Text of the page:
Our Long Island City Facility

A History of Housing Fine Art

Our building in Long Island City has a history of housing fine art related service, having been, until 1999, Christies’s principal warehouse. When we acquired the building from Christie’s, we over-hauled the structure completely, replacing old factory windows with energy efficient glass block and removing all old internal structures to make open, efficient floor-spaces. At that time we installed air-conditioning and humidification systems throughout its entire 27,000 square feet.

The first floor of our facility houses our art preservation studio, design showroom and offices. The temperature and humidity levels in this area are closely monitored, and the air is filtered. There are multiple light sources: North daylight in the showroom, fluorescent work lights, gallery lights, high intensity lights of specific color temperature and a portable raking light.

Our art transport truck parks in a garage inside the building, which ensures a safe and easy load and unload for frames and works of art. With fourteen foot ceilings and ample floor space, we can accommodate exceptionally large pieces.

Our Facility

Explore Our Shops And Studios

Working in the Gilding Studio

Gilding on wood is an ancient art. According to Herodotus, it was practiced by the ancient Egyptians.

Our method is traditionally known as water gilding. Our gilder prepares the wood surface of the frame with gesso—a mixture of chalk and rabbit skin glue. The gesso is then sanded and polished. Over the gesso the gilder flows on a coat of naturally colored clay, called bole—most often a red/orange color, following the Florentine Renaissance model, but the bole can be any color; Cennini recommended green bole, which we still use, as well as blue, black and yellow.

The laying of the leaf requires a very light touch. The gilder lays down thin sheets of gold, much thinner than tissue, with a squirrel hair brush, called a gilder’s tip. The richest gold is 24k, but there are many alloys, including pale gold, red gold and several others. The final step is to burnish the gold to a high luster with an agate stone tool.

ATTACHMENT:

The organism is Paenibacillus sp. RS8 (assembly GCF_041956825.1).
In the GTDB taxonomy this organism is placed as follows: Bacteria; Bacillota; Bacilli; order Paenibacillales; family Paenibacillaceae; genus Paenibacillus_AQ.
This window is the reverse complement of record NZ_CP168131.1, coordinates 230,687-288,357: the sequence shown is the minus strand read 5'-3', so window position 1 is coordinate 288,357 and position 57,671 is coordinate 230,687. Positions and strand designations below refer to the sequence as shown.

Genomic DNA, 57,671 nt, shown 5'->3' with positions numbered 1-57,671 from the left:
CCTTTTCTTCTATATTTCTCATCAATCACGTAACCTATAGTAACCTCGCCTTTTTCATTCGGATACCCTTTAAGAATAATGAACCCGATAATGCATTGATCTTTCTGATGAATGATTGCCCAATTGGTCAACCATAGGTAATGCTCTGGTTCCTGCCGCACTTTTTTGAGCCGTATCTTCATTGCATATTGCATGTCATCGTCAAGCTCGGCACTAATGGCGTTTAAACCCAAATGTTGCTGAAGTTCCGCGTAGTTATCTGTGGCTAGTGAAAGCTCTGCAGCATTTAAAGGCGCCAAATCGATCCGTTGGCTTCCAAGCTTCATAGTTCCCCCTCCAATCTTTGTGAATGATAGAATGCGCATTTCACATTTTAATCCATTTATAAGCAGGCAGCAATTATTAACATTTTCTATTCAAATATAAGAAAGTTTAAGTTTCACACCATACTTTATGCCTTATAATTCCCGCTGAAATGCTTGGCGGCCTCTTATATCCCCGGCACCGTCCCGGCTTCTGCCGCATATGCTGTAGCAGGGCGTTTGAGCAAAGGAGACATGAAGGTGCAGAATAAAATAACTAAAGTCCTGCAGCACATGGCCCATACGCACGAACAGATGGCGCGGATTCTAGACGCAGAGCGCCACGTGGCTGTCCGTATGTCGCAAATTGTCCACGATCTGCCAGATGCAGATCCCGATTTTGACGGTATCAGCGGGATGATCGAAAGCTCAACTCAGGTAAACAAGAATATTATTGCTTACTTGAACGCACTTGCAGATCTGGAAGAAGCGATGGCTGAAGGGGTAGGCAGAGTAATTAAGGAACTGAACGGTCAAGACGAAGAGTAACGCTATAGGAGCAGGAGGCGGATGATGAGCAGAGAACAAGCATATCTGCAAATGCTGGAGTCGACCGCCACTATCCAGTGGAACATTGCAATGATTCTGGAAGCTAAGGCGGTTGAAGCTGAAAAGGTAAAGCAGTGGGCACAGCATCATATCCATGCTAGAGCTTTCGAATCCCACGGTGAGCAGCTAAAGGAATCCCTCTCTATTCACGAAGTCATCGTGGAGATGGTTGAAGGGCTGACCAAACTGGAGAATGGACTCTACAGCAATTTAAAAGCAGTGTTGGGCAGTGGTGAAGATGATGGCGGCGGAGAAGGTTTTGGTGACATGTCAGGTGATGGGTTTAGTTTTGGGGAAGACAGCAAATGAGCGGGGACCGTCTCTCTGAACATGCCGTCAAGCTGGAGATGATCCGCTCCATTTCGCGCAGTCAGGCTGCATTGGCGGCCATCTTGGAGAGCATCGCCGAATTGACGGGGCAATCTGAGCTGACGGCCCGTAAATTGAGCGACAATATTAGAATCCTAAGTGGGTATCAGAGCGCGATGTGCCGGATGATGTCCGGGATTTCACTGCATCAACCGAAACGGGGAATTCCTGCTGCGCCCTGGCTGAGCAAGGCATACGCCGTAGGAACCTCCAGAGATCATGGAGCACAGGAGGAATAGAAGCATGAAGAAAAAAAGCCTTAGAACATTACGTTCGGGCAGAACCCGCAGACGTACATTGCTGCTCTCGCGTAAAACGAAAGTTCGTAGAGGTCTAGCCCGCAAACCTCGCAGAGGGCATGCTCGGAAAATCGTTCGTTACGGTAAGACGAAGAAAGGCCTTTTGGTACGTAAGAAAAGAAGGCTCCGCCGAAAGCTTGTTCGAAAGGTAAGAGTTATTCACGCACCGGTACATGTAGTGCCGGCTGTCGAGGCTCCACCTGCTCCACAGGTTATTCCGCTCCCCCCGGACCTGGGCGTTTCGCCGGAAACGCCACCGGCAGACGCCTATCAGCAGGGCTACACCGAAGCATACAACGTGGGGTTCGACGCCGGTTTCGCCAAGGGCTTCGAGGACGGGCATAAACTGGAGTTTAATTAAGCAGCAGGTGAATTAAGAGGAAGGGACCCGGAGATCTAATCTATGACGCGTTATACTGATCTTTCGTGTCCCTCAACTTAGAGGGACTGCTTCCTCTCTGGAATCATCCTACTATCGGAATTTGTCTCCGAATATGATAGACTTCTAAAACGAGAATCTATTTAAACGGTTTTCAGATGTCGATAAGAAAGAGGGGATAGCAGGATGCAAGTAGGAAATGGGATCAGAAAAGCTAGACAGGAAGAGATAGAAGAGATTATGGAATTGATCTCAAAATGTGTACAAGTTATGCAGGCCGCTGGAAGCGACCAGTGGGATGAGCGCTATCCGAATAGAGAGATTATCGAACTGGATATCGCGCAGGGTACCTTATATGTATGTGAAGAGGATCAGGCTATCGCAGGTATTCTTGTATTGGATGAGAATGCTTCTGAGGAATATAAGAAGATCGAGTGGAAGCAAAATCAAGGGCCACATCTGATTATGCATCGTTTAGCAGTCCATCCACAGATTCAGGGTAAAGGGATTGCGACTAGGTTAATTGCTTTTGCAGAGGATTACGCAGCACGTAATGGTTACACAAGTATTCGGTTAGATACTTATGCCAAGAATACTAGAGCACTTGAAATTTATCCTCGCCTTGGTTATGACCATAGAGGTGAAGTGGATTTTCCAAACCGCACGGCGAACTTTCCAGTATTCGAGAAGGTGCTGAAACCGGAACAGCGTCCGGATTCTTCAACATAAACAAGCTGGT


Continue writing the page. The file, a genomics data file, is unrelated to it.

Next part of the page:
Detail of Frame Corner Being Guilded

Items Made in the Metal Shop

Having our own metal shop affords us a rare capacity for expanding the range of frame design. Since setting up the metal shop in the early 1980’s we have experimented with a variety of metals: aluminum, brass, bronze, copper and steel. We have explored and tested numerous patinas and finishes, and we continue to create many new shapes. We also make metal-clad hardwood profiles from copper, brass, zinc and aluminum, further expanding our range of metal framing options. Because we fabricate metal frames in-house, we can respond specifically to the demands of each project. Our versatility in this area is unmatched.

Lumber on Racks in the Wood Shop

We started out making frames with one radial arm saw. Now we work with an array of cabinet-making tools and equipment. Our woodworkers are capable of performing the most detailed work as well as making frames of the largest dimensions. We routinely make one-of-a-kind mouldings for individual works of art and for whole exhibitions, utilizing a wide selection of hardwoods, mostly from our region, such as maple, walnut, cherry, and ash. Mahogany from FSC certified sources is regularly utilized, and more exotic hardwoods and veneers are occasionally used as well. Finding lumber from sustainably harvested trees has become one of our priorities.

While we keep dozens of profiles in our active inventory, we frequently refer back to our archive to revive mouldings for special projects. Often, we modify one of our existing profiles to better fit the proportions of a particular work.

Carving and hand finishing with gesso and casein finishes represent some of our traditional treatments.Our contemporary finishes include spray finishing with modern water-borne acrylics.

Our entire facility is air-conditioned in summer and humidified in winter so our woods remain well conditioned and stable.